I am excited to have the opportunity to attend the World Forestry Congress in Durban – the first in Africa – and to talk to the leaders of the forestry community about how the CBFA is changing forestry in Canada.
Since the Canadian Boreal Forest Agreement (CBFA) was signed in 2010, it has proven that collaborative solutions to sustain Canada’s boreal forest are possible when forest companies and environmental groups sit down at a table and work together.
We at the CBFA have partnered with the Royal Canadian Geographic Society to create a giant map of the Canadian Boreal, which we are bringing to the Inkosi Albert Luthuli International Convention Centre so we can illustrate the scale of this majestic landscape.
The Canadian Boreal is a vital part of Canada’s economy, environment and cultural identity. Canada is home to 25 per cent of the world’s remaining intact forest ecosystems. Our boreal forest stores twice the carbon of tropical forests and contains the world’s most extensive network of freshwater lakes, rivers and wetlands. Canada’s forestry industry brings in nearly $60 billion in annual revenues. More than 200 communities across the country depend on forestry for their continued survival, and more than 600 First Nations communities call the boreal home.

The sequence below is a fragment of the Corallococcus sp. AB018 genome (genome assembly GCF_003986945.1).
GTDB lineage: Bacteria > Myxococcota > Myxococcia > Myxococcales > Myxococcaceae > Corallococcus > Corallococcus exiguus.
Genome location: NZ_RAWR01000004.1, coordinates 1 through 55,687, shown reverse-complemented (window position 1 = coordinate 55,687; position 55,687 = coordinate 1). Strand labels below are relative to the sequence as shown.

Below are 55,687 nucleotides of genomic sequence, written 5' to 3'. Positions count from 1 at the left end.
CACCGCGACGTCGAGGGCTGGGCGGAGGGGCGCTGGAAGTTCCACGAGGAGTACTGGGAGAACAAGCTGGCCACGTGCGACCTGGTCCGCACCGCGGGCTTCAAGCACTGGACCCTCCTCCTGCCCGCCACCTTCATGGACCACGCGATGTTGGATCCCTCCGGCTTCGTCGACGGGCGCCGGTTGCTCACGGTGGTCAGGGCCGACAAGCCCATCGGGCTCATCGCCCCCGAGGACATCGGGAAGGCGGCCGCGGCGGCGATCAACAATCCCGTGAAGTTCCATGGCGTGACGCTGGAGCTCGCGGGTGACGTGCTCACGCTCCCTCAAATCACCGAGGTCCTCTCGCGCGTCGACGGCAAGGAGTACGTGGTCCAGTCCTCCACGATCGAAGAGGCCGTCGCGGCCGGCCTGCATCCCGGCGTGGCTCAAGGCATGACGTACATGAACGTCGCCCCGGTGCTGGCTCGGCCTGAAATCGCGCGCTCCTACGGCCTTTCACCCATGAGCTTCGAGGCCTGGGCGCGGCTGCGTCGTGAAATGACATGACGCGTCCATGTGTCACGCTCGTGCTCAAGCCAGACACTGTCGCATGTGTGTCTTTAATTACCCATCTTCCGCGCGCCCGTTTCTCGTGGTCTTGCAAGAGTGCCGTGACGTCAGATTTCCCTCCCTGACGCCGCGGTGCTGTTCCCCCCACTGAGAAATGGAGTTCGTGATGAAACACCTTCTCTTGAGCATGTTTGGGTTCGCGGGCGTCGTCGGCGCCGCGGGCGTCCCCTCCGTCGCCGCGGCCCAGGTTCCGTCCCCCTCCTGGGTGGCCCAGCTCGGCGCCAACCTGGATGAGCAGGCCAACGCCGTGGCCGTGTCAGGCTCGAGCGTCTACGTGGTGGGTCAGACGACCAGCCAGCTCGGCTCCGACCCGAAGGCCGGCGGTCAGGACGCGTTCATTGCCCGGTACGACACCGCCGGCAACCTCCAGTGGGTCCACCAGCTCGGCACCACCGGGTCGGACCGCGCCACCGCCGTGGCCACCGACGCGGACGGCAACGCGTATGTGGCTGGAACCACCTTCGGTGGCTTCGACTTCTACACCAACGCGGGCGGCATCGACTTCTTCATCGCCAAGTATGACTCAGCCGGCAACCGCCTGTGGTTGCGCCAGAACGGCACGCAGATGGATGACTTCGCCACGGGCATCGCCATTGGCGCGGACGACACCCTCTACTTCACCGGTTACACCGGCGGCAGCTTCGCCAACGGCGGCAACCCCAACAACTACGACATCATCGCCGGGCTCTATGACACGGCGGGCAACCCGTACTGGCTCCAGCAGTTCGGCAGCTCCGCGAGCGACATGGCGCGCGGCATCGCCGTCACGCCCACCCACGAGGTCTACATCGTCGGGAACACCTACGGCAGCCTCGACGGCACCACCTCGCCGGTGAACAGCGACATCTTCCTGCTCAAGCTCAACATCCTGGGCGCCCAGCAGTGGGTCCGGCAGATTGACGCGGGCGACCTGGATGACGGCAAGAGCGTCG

While touring the giant floor map, from Cornerbrook, Newfoundland, to Northeastern Alberta, my colleagues and I will explain how the CBFA’s signatories – six leading environmental organizations and 20 forestry companies – have been working together to find lasting solutions to ensure the health and success of both Canada’s boreal ecosystem and forestry industry.
Mark Hubert, Vice President of Environmental Leadership, Forest Products Association of Canada, will speak about how the CBFA’s work is keeping the Canadian forestry industry at the leading edge of demand for sustainable wood products. Then, Éric Hébert-Daly, National Executive Director, Canadian Parks and Wilderness Society (CPAWS), will discuss how the relationship between conservationists and forest-dependent communities has evolved.
Dr. Mariteuw Chimère Diaw, Director General, African Model Forest Network (AMFI) and Fernando Carrera, General Manager, Ibero-American Model Forest Network (IAMFN), with then share with the audience their countries’ experience in moving from conflict to collaboration, adding a global dimension to the discussion.
We are all looking forward to bringing the Canadian Boreal to Durban! – Join the side-event: The CBFA: From Conflict to Collaboration, Sept. 9, 2015 at the Congress